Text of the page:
The disinfectant of sunshine
Silence has suggested that Tennessee's blogging community respond appropriately.
Everyone that I have personal contact with who is on the Hill is opposed to any kind of change that would make State and local government less transparent. That doesn't mean that there are not legions of people who are trying to do just that. It behooves Ulyses Jones to want a less open government since bribery is an activity that he obviously finds to be acceptable behavior. This sudden move toward less open government in the wake of the Sunshine Law trial in Knox County ought to make us ask the question: How much of this reaction is due to the growing influence of the blogosphere?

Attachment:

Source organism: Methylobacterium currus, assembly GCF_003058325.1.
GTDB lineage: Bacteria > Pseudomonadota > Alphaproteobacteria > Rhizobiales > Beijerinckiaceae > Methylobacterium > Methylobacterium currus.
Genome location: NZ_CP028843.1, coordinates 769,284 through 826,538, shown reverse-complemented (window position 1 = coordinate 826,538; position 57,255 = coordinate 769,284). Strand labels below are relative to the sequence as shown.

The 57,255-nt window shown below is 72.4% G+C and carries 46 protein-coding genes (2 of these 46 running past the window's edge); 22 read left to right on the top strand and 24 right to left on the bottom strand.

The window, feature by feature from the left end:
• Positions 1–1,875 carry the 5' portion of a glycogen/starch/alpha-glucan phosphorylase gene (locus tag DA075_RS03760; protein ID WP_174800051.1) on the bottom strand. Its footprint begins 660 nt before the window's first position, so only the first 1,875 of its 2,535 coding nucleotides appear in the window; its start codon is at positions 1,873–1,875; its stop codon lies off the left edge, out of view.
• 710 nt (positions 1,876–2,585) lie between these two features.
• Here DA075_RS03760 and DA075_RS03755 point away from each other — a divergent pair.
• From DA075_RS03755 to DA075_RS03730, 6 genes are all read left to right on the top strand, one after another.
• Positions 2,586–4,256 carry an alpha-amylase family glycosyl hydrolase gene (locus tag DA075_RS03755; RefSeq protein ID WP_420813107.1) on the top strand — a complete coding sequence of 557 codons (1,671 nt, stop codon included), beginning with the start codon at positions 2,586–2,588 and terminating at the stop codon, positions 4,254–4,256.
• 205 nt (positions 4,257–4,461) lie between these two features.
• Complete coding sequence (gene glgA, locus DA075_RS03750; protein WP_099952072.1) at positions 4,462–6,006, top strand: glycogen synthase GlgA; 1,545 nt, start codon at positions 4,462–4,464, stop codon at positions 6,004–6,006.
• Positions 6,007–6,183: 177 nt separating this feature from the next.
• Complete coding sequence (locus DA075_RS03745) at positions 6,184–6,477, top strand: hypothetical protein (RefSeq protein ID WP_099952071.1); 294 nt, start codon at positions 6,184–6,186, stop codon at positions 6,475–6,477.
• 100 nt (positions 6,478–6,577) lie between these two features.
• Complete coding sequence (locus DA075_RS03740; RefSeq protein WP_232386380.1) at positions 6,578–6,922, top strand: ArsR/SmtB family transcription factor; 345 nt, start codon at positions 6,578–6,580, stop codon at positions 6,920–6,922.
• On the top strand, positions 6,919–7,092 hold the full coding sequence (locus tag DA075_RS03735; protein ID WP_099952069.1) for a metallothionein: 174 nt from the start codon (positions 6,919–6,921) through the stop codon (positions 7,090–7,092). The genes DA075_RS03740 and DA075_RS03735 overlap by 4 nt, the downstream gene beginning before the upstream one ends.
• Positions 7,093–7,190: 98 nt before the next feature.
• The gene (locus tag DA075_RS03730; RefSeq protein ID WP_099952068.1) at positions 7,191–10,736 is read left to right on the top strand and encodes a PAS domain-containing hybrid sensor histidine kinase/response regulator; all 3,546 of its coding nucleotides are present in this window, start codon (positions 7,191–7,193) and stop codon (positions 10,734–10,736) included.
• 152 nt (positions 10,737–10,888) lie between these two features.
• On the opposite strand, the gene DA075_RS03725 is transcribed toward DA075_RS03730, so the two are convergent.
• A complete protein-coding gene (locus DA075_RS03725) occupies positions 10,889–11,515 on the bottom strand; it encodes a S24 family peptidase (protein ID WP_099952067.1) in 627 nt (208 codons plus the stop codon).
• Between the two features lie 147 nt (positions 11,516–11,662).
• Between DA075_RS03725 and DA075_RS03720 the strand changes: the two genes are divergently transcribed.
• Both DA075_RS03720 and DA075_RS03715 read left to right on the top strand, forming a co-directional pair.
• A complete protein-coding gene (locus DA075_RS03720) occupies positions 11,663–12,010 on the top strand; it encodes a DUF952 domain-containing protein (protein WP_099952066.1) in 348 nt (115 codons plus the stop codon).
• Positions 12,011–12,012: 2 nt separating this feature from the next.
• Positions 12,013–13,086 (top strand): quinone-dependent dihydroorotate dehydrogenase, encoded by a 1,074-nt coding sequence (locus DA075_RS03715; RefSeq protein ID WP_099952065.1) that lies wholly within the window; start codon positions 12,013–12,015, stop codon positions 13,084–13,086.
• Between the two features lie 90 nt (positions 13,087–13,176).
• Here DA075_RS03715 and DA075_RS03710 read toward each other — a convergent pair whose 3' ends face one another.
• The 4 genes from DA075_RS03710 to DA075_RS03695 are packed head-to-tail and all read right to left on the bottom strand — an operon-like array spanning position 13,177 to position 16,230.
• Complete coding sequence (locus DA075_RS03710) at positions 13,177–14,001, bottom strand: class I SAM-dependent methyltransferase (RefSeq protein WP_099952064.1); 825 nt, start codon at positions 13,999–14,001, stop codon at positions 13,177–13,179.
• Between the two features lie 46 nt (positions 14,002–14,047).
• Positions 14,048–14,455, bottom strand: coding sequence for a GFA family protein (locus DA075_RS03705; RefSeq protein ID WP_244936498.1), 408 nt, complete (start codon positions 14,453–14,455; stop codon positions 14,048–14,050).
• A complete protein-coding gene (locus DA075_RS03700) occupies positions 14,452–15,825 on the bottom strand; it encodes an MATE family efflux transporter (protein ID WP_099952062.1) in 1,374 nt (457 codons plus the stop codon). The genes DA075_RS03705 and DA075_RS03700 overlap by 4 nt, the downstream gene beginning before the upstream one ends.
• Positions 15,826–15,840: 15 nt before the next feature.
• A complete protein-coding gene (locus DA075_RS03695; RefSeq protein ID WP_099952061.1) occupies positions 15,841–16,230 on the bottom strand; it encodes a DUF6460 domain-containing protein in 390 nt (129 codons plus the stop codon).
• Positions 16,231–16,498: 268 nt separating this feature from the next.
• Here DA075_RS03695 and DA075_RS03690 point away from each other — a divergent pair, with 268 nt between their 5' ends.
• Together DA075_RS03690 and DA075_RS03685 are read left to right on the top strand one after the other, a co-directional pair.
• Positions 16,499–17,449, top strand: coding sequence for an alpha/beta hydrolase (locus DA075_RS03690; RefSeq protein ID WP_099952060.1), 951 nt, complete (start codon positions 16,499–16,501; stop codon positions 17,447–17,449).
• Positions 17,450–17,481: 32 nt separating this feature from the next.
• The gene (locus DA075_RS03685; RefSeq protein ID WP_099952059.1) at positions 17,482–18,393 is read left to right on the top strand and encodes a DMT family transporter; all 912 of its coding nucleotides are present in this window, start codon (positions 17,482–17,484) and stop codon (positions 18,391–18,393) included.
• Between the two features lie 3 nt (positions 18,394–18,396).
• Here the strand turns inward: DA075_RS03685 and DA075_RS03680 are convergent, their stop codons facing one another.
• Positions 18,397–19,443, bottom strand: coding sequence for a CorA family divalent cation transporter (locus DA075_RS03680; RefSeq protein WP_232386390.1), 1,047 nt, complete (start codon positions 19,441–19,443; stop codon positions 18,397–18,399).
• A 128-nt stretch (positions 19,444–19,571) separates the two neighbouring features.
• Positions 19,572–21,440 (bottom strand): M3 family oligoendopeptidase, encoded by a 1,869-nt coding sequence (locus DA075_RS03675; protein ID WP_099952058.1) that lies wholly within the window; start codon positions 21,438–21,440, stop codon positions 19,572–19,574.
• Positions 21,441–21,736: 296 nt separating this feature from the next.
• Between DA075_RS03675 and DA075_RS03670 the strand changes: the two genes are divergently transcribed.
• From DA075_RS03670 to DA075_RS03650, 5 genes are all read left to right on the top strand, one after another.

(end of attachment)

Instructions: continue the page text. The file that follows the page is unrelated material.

Yes, it is true that we who write blogs tend to have an over-inflated perception of the importance of what we do. That's especially true in Tennessee, where there is a massive proliferation of political bloggers compared to other States and locations around the world. That tendency we have to strut ourselves from time to time doesn't take away from the reality that what political bloggers do is important in a time when people are demanding greater accountability in government, and bloggers often shine light on abuses where they need to be found. We are fortunate in Tennessee to have two State legislators (Representatives Stacey Campfield and Susan Lynn) who have blogs and who use the medium to expose what they see as wrong and share their views with us.
If you don't think there are people in Nashville (and for that matter, Washington) who would like to shut bloggers up, or at least keep us out of the information loop, then you truly are naive. The government does not like bloggers having greater access to information, lest bloggers do what the mainstream press will not-shine the light on them.
Labels: Tennessee politics